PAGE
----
If you are forming an LLC or a corporation in South Carolina, the first thing you need to do is a business name search. This search checks all the registered business entities in the state to see if the business name you want to use is available. Like all other states, the state of South Carolina requires each LLC or corporation registered in the state to have a unique business name. So, before starting your business, it’s important to run a business entity search to verify if the name is available through the South Carolina Secretary of State before registering your LLC or Corporation. There is no fee to search.
How to do a South Carolina Business Name Search
Step 1: Visit the Business Name Database
Go to the South Carolina Secretary of State website.
Step 2: Search your Business Name
Enter the name you would like to use in the “Search by Business Name” field. In this example, we will look up “Landscaping Experts” and click “Search”.
Step 3: Review Results
Searching the registered names, we get a list of all the businesses with the words “Landscaping Experts. ” To be able to register a corporation or LLC name in South Carolina, the name must be distinguishable from the other names registered. If you were looking to form an LLC with this name, you would get the warning that “This name is currently being used” and wouldn’t be able to register it.
To find more information about any of the registered business names, scroll down and click on the link in the “Entity Name” column to see a detailed report.
While the name “Landscaping Experts ” by itself may not be available, other variants are such as “Landscaping Experts of South Carolina.” Searching for those business names brings a result that says “There were no records found”. Even if the name looks like it is available, the Secretary of State will do their own search to avoid confusing potential customers with a business name that sounds like someone else’s. Typically words that sound alike but are spelled differently and even abbreviations will make names show up as available but won’t be approved.
These are the basics of searching for a business name in South Carolina. Even when the name of the business you want looks like it is available, the Secretary of State will make a final determination at the time of filing to ensure the name you picked isn’t too similar to other registered names.
Something to also keep in mind is that even though each Corporation and LLC name must be unique, it may not stop someone else from using that name since business names for a sole proprietorship or partnership are not registered by the Secretary of State and are not required to be unique. To protect your business name, consider getting a trademark.
Related: Should I trademark my business name?
What information can be looked up in the database?
The database search can find several pieces of information about the business. Some of the highlights include:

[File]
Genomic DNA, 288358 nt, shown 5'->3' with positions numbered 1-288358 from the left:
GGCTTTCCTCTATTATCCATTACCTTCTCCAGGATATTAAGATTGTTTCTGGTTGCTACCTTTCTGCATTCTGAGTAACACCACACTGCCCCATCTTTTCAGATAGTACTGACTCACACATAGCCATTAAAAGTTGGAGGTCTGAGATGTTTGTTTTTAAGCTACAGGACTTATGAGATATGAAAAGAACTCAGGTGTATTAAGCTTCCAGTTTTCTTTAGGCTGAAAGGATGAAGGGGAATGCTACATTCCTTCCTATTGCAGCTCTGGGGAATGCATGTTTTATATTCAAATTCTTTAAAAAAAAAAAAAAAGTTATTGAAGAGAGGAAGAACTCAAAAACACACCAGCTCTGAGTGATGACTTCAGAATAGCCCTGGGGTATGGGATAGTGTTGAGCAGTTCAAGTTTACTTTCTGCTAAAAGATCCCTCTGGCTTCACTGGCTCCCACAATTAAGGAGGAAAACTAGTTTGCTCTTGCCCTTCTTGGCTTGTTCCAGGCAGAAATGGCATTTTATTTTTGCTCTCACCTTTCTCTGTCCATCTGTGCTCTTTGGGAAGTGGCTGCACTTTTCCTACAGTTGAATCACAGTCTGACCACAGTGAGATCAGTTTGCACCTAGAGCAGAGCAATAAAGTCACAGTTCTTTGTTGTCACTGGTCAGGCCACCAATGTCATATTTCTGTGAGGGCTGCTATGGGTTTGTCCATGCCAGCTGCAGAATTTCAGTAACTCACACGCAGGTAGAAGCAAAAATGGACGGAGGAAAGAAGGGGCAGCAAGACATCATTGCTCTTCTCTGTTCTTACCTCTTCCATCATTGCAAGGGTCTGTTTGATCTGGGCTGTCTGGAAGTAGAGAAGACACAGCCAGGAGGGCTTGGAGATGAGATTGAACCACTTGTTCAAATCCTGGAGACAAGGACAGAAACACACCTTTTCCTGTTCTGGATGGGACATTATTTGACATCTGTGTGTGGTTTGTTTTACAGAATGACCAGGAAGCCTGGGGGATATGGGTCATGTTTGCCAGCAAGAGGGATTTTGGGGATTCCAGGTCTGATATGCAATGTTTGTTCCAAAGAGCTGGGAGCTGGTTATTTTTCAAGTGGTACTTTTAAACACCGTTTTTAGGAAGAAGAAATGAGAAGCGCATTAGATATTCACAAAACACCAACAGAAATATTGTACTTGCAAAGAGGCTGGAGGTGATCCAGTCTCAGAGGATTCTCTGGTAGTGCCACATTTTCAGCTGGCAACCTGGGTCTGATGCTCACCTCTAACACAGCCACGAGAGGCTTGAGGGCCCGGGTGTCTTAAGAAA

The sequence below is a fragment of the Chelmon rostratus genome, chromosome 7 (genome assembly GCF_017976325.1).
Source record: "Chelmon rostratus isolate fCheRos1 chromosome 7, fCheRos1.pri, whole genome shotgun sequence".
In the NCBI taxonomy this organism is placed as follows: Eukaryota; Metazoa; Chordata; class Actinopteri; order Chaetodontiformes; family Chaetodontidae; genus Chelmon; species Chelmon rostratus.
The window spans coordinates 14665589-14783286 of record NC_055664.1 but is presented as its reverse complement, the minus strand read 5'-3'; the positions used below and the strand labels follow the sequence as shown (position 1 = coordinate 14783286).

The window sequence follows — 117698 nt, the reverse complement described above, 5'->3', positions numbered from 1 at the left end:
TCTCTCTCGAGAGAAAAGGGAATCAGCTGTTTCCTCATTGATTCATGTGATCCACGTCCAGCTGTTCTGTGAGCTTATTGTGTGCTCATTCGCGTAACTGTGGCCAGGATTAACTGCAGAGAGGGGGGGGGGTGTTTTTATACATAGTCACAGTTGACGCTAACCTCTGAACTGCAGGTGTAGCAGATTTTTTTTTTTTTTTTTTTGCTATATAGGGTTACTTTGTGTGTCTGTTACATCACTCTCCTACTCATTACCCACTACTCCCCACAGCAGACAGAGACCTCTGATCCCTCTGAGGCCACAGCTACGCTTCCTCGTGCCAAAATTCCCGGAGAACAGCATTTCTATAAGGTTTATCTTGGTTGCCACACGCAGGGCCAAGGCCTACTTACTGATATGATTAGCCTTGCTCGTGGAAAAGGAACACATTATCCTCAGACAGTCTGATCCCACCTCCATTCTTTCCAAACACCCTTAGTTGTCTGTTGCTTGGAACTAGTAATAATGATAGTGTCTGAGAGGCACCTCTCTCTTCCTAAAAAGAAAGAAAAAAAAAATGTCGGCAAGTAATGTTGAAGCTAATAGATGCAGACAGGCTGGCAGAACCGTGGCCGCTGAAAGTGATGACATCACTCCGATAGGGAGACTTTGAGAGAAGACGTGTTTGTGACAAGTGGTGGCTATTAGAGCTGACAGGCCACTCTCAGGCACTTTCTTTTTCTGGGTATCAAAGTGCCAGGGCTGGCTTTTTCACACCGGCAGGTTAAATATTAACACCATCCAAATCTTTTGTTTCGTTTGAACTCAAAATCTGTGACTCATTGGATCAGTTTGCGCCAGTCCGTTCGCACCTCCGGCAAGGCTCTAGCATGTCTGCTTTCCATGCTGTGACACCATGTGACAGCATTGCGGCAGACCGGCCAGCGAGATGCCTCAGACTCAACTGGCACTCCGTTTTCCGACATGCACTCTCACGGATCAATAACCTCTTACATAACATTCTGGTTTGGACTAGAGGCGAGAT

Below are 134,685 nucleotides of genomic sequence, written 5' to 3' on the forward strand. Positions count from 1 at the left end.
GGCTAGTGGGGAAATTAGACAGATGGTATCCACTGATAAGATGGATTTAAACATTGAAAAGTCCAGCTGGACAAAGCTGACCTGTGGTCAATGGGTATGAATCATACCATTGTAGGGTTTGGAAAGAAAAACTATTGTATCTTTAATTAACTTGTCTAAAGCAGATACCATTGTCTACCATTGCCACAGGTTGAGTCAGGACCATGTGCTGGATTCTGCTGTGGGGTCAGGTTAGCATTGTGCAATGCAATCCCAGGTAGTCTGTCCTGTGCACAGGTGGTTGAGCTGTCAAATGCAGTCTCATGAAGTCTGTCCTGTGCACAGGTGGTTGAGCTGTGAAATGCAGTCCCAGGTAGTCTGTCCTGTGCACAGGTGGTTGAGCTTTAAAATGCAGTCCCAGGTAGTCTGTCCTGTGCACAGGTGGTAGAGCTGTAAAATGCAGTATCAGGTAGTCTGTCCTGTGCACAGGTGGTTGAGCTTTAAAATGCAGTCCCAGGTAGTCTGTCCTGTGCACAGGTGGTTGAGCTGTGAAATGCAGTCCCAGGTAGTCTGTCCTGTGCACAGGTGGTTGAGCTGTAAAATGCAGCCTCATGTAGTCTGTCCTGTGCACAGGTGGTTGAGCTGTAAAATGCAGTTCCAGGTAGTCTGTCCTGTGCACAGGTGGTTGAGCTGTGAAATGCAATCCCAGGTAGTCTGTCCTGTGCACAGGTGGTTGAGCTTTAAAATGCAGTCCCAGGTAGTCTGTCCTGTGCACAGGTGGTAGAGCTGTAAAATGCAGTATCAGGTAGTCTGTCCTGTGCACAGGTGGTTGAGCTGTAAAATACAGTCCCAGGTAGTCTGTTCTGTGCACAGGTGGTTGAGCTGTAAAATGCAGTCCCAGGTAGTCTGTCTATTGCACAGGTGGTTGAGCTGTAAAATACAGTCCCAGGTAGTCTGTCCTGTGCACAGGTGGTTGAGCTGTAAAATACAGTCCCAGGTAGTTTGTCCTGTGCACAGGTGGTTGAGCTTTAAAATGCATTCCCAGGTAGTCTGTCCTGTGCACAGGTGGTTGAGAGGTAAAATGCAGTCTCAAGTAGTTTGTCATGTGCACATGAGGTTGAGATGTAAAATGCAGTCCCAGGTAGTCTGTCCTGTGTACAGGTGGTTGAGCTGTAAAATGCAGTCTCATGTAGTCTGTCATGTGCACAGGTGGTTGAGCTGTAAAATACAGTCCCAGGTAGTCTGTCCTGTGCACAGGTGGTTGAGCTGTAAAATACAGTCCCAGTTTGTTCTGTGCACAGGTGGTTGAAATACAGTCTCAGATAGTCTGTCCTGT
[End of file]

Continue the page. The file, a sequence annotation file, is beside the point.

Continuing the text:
- Business Name
- Entity type – Corporation, Limited Liability Company. Etc.
- Status – Good Standing means all reports and filing fees are up to date. Other results include “Dissolved” or “Forfeited.” The names of these inactive results may be available to register.
- Domestic/Foreign – A domestic entity is one that is headquartered in South Carolina, while a foreign entity is one that is headquartered in another state and wants to physically do business in South Carolina.
- Effective Date – Date the entity became active
- Registered Agent – A Registered Agent in South Carolina is the singular point of contact for the entity should a legal or tax notice need to be sent to the business. This is often one of the owners, and if their home address is used, that address becomes public information. Many people find this concerning and use a Registered Agent service like Northwest Registered Agent, so their home address isn’t publically listed.
- Names of the officers and their title
How to Register an Assumed Business Name (Sole Proprietorships and Partnerships)
The Secretary of State Business Entity Database provides information on corporations and LLCs registered in South Carolina. Sole proprietors and general partnerships are not required to register their name and could register the same name.
A sole proprietorship or partnership operating their business under a name that is different from the owner’s legal name will register for an Assumed Name, which is also known as “Doing Business As,” DBA, Fictitious Business Name, or Trade Name.
What are the requirements to name an LLC in South Carolina?
In addition to the name being unique, the name of the LLC must include a special designator such as Limited Liability Company, LLC, L.L.C., etc., in addition to not using restricted words such as bank or insurance, unless the entity is licensed to operate as such.
Can an LLC name be reserved?
If there is a name you want but are not ready to register the LLC, you can file the Application to Reserve a Limited Liability Company Name. The name reservation will hold a name for up to 180 days, at the cost of $25
How do I form an LLC?
Before starting your business and forming an LLC, be sure to do the business entity search first to make sure the name is available to use. Once you know the LLC name is available, learn how to form a South Carolina LLC by reading our step-by-step guide on filing the Articles of Organization.
While not required in South Carolina, an Operating Agreement, which contains the rules for how the LLC operates, may be a document worth considering especially for multi-member LLCs.
After forming a Limited Liability Company, be sure to get an Employer Identification Number (EIN). This is a “social security number” for the business. There is no cost to get one through the IRS. After forming the LLC, South Carolina business licenses and permits may still be necessary.
Also, be sure to check for South Carolina business licenses and permits to ensure the business is legal to operate.